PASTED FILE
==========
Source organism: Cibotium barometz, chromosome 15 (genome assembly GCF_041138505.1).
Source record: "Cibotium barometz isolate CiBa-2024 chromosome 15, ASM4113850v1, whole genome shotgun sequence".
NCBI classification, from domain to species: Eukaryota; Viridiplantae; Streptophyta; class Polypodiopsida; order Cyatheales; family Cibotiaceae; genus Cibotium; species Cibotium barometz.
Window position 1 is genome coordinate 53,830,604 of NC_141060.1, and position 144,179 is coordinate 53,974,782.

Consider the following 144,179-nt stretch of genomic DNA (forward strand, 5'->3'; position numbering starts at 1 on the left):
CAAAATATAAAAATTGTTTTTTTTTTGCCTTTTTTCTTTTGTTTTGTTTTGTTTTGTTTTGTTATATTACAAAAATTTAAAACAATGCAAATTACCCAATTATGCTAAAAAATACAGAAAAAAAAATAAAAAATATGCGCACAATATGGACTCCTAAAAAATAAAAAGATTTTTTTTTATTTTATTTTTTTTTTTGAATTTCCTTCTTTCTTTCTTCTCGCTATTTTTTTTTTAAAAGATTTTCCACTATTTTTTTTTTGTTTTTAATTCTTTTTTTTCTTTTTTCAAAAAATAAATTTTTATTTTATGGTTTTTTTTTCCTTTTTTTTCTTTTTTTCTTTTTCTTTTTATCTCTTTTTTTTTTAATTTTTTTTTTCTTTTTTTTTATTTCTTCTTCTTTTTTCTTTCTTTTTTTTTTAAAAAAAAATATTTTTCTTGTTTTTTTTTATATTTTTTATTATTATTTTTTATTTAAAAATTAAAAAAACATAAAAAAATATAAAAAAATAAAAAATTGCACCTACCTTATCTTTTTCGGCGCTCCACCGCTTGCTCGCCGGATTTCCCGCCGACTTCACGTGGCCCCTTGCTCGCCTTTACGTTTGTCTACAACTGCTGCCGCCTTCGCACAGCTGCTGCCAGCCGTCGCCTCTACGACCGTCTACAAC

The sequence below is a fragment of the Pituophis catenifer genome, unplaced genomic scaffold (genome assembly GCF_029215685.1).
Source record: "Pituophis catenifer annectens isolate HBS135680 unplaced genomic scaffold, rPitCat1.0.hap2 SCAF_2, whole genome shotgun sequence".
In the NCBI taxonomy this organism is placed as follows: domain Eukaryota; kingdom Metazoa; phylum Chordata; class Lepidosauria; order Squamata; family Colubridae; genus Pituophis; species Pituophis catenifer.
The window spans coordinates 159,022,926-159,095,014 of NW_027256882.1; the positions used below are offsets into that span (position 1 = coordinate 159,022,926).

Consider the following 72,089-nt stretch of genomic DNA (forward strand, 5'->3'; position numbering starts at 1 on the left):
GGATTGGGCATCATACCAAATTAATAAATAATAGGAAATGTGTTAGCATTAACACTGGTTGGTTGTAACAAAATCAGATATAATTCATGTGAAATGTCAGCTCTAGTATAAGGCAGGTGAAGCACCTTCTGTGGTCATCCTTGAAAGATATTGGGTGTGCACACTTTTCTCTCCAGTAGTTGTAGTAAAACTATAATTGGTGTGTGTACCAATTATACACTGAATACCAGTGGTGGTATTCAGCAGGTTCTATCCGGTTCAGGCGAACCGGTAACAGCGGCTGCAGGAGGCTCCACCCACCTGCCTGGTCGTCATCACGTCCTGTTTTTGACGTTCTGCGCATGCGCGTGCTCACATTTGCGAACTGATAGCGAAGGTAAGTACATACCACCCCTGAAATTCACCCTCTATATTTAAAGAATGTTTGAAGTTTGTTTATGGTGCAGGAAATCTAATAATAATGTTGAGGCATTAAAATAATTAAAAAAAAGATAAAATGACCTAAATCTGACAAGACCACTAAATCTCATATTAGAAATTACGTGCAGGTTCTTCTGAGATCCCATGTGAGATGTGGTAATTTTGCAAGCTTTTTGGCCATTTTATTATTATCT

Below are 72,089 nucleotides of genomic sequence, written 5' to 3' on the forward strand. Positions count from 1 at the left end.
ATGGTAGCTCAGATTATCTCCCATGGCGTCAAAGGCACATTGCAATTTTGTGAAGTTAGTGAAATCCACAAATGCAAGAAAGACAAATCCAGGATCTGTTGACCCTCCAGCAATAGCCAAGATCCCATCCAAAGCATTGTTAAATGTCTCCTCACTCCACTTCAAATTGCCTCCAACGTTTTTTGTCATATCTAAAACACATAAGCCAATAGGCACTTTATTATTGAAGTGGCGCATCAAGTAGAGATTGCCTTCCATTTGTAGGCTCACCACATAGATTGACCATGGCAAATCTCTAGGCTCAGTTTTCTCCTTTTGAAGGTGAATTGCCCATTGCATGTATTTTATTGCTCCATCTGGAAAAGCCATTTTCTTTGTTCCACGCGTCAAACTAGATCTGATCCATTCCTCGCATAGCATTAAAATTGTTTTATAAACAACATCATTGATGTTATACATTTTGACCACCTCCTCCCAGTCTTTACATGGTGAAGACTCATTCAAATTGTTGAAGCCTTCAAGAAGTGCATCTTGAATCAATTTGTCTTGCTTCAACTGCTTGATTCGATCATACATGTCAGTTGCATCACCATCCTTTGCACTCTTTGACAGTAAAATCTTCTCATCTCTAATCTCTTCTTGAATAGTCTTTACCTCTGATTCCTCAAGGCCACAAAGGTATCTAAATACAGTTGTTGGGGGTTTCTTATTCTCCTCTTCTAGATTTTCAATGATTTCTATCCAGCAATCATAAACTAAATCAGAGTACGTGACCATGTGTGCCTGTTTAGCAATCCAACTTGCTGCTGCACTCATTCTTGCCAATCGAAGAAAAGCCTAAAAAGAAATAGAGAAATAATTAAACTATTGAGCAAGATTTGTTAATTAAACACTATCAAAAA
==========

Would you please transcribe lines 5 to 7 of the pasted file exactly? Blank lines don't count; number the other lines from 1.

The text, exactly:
Consider the following 144,179-nt stretch of genomic DNA (forward strand, 5'->3'; position numbering starts at 1 on the left):
CAAAATATAAAAATTGTTTTTTTTTTGCCTTTTTTCTTTTGTTTTGTTTTGTTTTGTTTTGTTATATTACAAAAATTTAAAACAATGCAAATTACCCAATTATGCTAAAAAATACAGAAAAAAAAATAAAAAATATGCGCACAATATGGACTCCTAAAAAATAAAAAGATTTTTTTTTATTTTATTTTTTTTTTTGAATTTCCTTCTTTCTTTCTTCTCGCTATTTTTTTTTTAAAAGATTTTCCACTATTTTTTTTTTGTTTTTAATTCTTTTTTTTCTTTTTTCAAAAAATAAATTTTTATTTTATGGTTTTTTTTTCCTTTTTTTTCTTTTTTTCTTTTTCTTTTTATCTCTTTTTTTTTTAATTTTTTTTTTCTTTTTTTTTATTTCTTCTTCTTTTTTCTTTCTTTTTTTTTTAAAAAAAAATATTTTTCTTGTTTTTTTTTATATTTTTTATTATTATTTTTTATTTAAAAATTAAAAAAACATAAAAAAATATAAAAAAATAAAAAATTGCACCTACCTTATCTTTTTCGGCGCTCCACCGCTTGCTCGCCGGATTTCCCGCCGACTTCACGTGGCCCCTTGCTCGCCTTTACGTTTGTCTACAACTGCTGCCGCCTTCGCACAGCTGCTGCCAGCCGTCGCCTCTACGACCGTCTACAAC

The sequence below is a fragment of the Pituophis catenifer genome, unplaced genomic scaffold (genome assembly GCF_029215685.1).